The yawning mouth of the ferry as it approaches San Juan Island is apparent even from a distance. It rounds the bend from Shaw Island and glides as smoothly as a swan on the most placid lake, magisterial in size, yet dwarfed by the magnificence of Mt. Baker behind it, looming over the still snow-capped Cascades. The foghorn croons one long, low tone announcing its arrival into the port of Friday Harbor, and the echo courses once, twice, three times, off the bluffs of surrounding islands, fading into oblivion like a stone skipping over the water.
Thus begins this Saturday morning, the start of my tenth week on San Juan Island.
I am on a working assignment at the one and only hospital/ outpatient facility in the San Juans, an archipelago off the coast of Washington. I waken each morning, my head on the pillow of a bed whose mattress is raised, literally, to the height of breasts (young breasts, not old ones). There are 2 stairs to climb up onto this Olympian plateau, which I eschew because I am fearful of breaking a toe on them during a nighttime expedition. Instead, I have pushed the stairs under the bed (plenty of room there for a yoga class), and each night opt for a vault, in pike position with full one-and-a-half twist to attain nosebleed height. This degree of physicality is not a great prelude to sleep, so I have to read a while to calm my heart rate, which is a good problem to have. These days I get more than 3 paragraphs in before I recover from the gymnastics. Yay.
But the point is, it became apparent to me after about a week, when the smoke and haze from wildfires in British Columbia and Washington cleared, exactly why the bed had been ordered in giant-size: without moving my head from the pillow I can see no fewer than 3 islands and the mainland, with the water rolling out like a pink, orange, blue or gray carpet, depending on the weather, to the magnificent edifice of Mt. Baker. Then, I get to get up and sip coffee while I leisurely read the morning news, and alternately go stupid watching the sunrise, and the swirling currents of the tides, and the sailboats take wing. I no longer have to set an alarm to wake up—the sun does that for me, and my eagerness to see just what colors the dawn has in store that day. But I do still set my alarm—for the last possible second for when I have to start getting ready for work, because the view is so intoxicating, demanding attention, time, day after day.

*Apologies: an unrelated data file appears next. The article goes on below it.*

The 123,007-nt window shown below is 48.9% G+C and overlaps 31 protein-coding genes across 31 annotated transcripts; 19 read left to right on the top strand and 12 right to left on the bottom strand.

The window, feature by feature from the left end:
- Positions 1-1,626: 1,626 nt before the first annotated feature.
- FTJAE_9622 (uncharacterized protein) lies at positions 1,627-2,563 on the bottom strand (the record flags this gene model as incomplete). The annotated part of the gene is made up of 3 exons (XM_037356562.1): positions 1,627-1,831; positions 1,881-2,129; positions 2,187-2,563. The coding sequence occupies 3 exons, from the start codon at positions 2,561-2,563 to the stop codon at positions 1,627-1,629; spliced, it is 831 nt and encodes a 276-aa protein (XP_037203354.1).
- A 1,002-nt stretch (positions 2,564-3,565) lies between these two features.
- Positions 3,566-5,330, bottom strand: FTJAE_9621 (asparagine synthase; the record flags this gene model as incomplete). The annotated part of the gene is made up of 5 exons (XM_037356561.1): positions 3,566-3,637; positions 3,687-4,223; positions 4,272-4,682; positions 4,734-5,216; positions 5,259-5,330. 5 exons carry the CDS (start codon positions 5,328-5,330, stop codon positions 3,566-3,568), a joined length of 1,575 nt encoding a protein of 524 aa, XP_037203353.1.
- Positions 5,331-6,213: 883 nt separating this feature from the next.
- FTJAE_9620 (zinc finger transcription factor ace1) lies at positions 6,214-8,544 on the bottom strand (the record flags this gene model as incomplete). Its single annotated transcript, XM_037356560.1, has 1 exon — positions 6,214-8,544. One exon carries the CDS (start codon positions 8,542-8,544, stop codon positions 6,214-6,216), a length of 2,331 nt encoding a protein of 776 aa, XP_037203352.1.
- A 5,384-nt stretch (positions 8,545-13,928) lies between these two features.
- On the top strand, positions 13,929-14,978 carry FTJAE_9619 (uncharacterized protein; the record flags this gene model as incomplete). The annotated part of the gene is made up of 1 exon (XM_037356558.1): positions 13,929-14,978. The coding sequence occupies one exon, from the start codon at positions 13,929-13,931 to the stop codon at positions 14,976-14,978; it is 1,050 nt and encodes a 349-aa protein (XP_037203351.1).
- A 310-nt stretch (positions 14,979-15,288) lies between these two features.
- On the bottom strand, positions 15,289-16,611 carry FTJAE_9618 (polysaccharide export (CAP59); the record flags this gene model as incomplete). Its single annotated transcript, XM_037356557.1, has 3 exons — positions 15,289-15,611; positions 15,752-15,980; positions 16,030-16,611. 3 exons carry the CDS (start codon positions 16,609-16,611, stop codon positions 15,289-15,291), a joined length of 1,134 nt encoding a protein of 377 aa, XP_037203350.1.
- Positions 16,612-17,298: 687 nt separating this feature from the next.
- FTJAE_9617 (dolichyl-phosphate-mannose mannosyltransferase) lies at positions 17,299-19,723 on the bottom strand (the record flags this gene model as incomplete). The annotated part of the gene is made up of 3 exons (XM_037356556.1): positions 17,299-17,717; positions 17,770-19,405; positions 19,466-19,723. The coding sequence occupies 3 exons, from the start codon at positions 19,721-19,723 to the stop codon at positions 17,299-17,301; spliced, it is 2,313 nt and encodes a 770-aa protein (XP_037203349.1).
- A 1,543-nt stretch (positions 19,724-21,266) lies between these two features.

Work is a delightful experience, difficult to call, actually, work. I can hear a sigh of wonder erupting from my recent colleagues as they read those words and know, because they are still in the soup and I so recently escaped, just how marvelous this is. I am seeing 12– 15 out-patients per day—just as promised by the client. In addition, I share hospital rounds and overnight calls with 2 other doctors. Our average hospital census is 0.7 patients per day. (I have worked this out to torso, 2 arms and a leg.) I have enough time to spend with each patient on my schedule, most of whom are delightful. They are educated to taking care of themselves. They are genuinely thrilled when I tell them they don’t need an antibiotic. They’ve heard of viral illnesses. Antibiotic resistance. The importance of microbiomes. My first day, when I asked one woman if she smoked, she said, “It’s 2017. Who still smokes?” I almost fell over. Most of my patients back in Ohio.
I do have a few obese patients, not many. Everyone exercises. There is alcoholism here, and heroin abuse. Depression and suicide, and the dying. But there is also community among the 2000+ year-round residents who know one another intimately and support those in all manner of need. There remain the difficult conversations necessary around the country, the world. And because I am filling in for only 3 months while this site searches for a permanent doc, they have not given me the difficult long-term non-compliant diabetics to manage, so part of the la-la land I am in is due to my transience. I am grateful for all of it. In fact it feels like I have died and must have gone to heaven, despite my numerous and serious shortcomings.
Of course, while my colleagues here are so kind, missing from my heaven are the kisses and hugs of family and friends, the eye contact not possible even with face time. Technology only goes so far; I miss just being in the same room with my people. My tribes. Rob was here, and our love child (Tippy, the Adventure Dog) for the first 7 weeks, which was wonderful. Then my sister came for a few days during which we cavorted like the old people we are, which is to say we ate well, celebrated happy hour, laughed a lot, and went to bed early. But everyone is back home now, and I am left here for 3 more weeks. Despite the sadness nibbling around the edges, being here, now, is the best problem in the world to have. Ah, life!
Next up: Tippy, the Adventure Dog